The six-part reality television series Being Mike Tyson: The Real Deal premiered Sunday on FOX. The show’s debut immediately boxed me into a corner and will force me to tune in for the second round of the retired fighter’s intriguing docudrama.
The initial episode lived up to its title. The iconic lead character Mike Tyson truly personified the real deal; i.e. engaging, childlike, fragile, likeable and complex.
It’s only fitting that the conflicted Tyson appears as much unrefined and ineloquent as he is compelling and genuine before the camera. The former heavyweight champ, and once mega-rich athlete, unwittingly captivates viewers with raw, entertaining and guileless recollections. Tyson’s honesty is evident, especially in his reunion with former foe Evander Holyfield. Still, the series still begs for the former champ to reveal much more to an expectant FOX audience in the five remaining episodes.
The new FOX series closely parallels the former champ’s one man Broadway show, Undisputed Truth, produced by Spike Lee. While on stage, Tyson demonstrated the same odd brilliance and awkward comedic talent that he carries into the new reality series.
Recalling Tyson’s telling line from Undisputed Truth resonated for me. It reveals the unadulterated motivation he displays in Being Mike Tyson: The Real Deal. Tyson is quoted, “I wanted to kill everybody in the theater…with my performance!”
Tyson acknowledges that he’s made mistakes in the past, confesses to feeling desperate and irate, and admits that he’s learned what NOT to do in life that he can share with others. It’s evident that Iron Mike’s painful miscues have afflicted him emotionally with the same force as the brutal punches he levied on opponents in the ring.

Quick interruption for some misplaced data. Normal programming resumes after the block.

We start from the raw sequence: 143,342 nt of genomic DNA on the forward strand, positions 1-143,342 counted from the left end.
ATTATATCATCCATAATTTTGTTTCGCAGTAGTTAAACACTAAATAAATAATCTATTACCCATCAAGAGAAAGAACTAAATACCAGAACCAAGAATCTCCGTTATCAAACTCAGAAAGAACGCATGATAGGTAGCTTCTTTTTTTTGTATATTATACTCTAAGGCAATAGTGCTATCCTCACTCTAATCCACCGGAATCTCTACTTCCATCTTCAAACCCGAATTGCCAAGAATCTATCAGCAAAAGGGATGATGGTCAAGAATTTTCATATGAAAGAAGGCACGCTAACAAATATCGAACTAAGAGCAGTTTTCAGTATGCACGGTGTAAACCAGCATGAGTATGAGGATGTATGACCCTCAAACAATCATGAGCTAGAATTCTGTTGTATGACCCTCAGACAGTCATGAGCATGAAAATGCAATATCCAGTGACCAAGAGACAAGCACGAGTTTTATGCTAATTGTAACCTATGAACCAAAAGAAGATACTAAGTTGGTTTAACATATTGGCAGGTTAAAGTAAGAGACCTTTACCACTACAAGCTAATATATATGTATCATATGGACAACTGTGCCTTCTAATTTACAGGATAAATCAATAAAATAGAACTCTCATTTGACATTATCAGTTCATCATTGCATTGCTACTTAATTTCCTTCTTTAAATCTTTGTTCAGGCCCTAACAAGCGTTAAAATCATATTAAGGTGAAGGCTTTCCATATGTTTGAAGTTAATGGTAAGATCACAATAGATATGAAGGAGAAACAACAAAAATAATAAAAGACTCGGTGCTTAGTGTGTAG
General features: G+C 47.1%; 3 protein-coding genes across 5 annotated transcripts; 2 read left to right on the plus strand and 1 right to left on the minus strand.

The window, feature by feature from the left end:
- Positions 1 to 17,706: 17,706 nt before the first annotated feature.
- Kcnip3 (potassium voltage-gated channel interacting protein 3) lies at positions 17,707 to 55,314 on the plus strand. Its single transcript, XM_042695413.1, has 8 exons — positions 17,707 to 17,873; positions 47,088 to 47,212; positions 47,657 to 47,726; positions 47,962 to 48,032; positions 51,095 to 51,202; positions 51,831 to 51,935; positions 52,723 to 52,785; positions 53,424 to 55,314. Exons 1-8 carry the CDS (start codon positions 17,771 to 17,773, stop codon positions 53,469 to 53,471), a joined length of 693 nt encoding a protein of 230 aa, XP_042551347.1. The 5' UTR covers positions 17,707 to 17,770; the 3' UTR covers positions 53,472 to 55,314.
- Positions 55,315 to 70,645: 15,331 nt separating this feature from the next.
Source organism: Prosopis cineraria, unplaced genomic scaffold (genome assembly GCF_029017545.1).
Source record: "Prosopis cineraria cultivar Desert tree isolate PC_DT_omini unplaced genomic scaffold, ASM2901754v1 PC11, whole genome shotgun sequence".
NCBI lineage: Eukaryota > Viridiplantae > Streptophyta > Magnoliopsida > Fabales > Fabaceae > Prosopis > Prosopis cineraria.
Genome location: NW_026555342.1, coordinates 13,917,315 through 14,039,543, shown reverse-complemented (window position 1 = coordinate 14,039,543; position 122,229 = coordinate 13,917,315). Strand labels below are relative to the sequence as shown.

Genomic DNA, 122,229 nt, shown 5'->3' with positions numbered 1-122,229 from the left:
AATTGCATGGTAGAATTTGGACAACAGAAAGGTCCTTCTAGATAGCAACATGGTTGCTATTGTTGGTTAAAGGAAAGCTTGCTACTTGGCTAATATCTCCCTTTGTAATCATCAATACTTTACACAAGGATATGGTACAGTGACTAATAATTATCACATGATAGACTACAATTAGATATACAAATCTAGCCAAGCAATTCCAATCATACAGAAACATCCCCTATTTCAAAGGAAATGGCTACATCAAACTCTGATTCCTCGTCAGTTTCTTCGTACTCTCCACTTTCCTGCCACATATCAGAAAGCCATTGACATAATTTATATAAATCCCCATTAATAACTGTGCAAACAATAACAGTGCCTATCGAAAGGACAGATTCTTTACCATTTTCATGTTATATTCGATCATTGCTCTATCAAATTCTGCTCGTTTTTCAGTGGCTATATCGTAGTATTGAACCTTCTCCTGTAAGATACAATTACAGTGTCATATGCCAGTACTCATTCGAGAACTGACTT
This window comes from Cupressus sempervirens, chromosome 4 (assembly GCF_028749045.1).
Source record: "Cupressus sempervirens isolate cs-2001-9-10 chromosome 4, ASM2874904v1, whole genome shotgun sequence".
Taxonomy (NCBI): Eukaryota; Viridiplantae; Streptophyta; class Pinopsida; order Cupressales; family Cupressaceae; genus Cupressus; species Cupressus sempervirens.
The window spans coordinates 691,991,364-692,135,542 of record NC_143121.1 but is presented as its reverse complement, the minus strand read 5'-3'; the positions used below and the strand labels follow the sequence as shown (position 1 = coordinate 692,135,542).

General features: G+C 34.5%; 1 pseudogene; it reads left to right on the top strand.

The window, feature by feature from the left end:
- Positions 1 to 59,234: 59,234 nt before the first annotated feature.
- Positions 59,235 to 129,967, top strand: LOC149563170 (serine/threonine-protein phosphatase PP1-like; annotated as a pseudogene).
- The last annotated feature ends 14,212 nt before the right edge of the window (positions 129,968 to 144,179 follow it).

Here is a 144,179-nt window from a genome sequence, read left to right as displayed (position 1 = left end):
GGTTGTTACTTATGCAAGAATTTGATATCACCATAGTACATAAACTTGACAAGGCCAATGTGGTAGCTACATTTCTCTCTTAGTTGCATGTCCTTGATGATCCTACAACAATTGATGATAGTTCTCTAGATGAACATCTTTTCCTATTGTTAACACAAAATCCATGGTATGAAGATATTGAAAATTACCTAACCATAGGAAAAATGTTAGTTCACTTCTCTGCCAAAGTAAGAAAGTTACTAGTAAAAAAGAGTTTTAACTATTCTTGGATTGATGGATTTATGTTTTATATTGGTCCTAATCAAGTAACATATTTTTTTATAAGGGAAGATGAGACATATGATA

Because of how he’s been personally affected outside the ring, Tyson hopes to use his larger-than-life persona outside the ropes. Today, he’d like to impact those who remember him as the heavyweight champ of the world and choose to forget his reckless mistakes of the past.
A poignant moment from Being Mike Tyson: The Real Deal captures the time a teenage Tyson shook Sugar Ray Robinson’s hand and proceeded to run 10 miles because he was so inspired by his boxing idol. It appears the now torn and fragmented fighter desires to pay forward that defining motivational moment he experienced as a youth.
However, in the premier, only passing comments were mentioned about the demons from Tyson’s past that have haunted him. Interested viewers like me look forward to a very real Mike Tyson expounding upon his battles with his true opponents in life: alcohol addiction; an acrimonious relationship with boxing promoter Don King; his painful time in prison for a rape conviction; his colossal personal bankruptcy; and the unending, unfathomable pressure of living under a microscope as one of the sports world’s wealthiest and most recognized athletes.
Unlike Floyd Mayweather, Jr, Iron Mike is no pretty boy; he’s not the least bit full of himself. The once ferocious fighter shows a tender side and even sheds a tear before the camera, and metaphorically, as he faces his dogged public and personal struggles head on.
After watching only one episode of Being Mike Tyson: The Real Deal, I’m in Tyson’s corner. Here’s hoping Iron Mike knocks out his own personal demons once and for all.
Sure, Tyson’s raw. But that’s expected. However, he’s entertaining and his noticeable lisp, a more evident eye tattoo and his honesty about a ponderous lifetime of baggage proves that Mike Tyson is real. Very real.
MIKE – aka Mike Raffone – thee ultimate talking head on sports!